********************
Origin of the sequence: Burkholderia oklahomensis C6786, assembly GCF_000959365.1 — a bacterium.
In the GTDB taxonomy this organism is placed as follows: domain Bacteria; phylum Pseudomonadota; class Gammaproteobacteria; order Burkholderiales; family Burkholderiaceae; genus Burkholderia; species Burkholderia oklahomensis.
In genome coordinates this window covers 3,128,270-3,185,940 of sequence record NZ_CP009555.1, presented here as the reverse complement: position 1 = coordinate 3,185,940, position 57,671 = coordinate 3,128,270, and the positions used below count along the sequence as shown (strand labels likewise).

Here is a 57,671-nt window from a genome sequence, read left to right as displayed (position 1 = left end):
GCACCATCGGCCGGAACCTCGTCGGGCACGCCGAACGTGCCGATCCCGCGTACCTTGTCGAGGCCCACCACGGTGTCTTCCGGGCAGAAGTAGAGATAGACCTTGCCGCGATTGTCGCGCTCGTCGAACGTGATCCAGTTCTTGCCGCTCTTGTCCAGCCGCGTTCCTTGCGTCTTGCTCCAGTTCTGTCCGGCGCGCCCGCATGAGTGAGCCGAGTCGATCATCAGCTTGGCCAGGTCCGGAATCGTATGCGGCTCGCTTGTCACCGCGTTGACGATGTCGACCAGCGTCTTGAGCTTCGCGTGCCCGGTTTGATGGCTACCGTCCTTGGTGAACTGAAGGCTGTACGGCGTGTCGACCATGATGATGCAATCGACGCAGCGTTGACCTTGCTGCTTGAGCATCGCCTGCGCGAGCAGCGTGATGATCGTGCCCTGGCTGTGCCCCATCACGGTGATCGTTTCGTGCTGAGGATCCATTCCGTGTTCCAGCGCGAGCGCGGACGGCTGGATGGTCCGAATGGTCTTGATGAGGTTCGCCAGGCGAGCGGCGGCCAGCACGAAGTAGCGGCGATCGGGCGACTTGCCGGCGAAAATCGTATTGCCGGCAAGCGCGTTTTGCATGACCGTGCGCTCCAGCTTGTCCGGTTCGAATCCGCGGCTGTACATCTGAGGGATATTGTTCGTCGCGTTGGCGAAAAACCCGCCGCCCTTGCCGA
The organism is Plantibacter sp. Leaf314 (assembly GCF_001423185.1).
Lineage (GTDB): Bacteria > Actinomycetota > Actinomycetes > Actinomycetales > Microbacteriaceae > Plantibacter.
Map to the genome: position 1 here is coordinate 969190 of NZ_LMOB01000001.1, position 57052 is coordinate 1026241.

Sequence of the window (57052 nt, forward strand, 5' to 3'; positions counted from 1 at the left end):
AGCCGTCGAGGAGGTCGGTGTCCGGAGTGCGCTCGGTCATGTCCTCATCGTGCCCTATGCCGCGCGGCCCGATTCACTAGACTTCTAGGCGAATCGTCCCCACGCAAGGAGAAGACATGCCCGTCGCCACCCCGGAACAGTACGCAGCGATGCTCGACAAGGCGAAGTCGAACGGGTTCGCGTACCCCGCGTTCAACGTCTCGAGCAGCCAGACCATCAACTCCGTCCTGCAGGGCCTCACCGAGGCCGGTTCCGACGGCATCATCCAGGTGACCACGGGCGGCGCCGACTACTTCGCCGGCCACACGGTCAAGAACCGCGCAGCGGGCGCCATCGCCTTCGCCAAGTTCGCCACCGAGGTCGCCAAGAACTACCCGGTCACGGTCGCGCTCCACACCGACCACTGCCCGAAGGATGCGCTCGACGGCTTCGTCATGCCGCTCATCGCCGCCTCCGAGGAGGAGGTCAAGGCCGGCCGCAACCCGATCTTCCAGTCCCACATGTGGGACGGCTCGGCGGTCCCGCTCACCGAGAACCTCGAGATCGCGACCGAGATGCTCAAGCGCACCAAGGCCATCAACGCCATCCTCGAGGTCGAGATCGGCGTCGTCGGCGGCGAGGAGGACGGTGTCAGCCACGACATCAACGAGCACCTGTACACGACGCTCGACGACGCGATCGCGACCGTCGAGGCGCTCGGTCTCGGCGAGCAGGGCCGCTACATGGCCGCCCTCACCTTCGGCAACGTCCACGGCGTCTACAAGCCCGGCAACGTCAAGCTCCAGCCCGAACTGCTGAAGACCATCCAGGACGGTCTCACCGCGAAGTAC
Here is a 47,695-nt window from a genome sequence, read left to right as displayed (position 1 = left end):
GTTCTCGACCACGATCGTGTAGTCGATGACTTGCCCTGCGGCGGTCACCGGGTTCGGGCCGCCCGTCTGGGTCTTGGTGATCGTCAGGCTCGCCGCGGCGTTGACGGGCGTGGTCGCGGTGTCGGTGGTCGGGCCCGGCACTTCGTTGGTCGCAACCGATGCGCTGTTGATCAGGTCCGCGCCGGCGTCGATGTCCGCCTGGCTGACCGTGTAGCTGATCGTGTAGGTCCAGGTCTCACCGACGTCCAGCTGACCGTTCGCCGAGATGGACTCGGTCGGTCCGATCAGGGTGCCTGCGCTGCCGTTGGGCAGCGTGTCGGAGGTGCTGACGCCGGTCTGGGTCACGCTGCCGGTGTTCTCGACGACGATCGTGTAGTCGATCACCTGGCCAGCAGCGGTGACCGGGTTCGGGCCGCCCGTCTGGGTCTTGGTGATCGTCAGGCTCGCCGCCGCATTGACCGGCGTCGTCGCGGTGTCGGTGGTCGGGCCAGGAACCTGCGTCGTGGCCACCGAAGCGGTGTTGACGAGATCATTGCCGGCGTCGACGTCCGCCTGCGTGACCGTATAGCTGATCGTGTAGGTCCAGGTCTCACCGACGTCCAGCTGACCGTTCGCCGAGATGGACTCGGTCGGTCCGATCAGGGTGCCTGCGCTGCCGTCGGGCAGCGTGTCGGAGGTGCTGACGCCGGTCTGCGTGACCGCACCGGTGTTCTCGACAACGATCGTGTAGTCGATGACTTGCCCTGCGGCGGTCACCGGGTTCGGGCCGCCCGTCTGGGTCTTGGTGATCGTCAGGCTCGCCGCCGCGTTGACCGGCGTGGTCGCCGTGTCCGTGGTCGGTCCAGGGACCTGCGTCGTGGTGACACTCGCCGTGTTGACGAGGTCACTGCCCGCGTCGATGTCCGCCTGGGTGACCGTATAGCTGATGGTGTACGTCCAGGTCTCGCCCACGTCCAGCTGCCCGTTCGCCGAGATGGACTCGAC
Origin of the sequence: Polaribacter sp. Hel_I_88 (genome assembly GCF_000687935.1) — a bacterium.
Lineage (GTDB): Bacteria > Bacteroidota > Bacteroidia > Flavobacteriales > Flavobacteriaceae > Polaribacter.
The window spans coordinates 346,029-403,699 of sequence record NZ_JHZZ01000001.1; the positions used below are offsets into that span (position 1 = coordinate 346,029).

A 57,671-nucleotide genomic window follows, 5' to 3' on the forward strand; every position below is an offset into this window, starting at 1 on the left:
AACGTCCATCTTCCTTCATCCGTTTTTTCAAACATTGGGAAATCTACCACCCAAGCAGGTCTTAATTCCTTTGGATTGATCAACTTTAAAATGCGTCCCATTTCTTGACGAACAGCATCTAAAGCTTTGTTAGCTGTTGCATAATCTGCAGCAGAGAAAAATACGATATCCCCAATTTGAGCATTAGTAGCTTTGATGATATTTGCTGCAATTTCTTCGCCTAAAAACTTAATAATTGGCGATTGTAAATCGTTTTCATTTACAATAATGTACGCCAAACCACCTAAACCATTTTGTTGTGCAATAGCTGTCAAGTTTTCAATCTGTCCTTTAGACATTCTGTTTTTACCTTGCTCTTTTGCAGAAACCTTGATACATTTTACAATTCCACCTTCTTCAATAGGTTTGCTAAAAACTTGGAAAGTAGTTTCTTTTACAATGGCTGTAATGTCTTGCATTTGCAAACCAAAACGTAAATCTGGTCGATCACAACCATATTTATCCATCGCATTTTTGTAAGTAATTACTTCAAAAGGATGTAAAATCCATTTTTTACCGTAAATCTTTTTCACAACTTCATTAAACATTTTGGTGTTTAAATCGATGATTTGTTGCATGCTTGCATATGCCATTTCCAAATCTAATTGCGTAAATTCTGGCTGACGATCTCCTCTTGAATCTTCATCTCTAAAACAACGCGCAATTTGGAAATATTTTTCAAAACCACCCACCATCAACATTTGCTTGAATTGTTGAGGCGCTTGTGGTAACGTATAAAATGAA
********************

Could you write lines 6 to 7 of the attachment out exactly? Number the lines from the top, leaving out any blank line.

The organism is Plantibacter sp. Leaf314 (assembly GCF_001423185.1).
Lineage (GTDB): Bacteria > Actinomycetota > Actinomycetes > Actinomycetales > Microbacteriaceae > Plantibacter.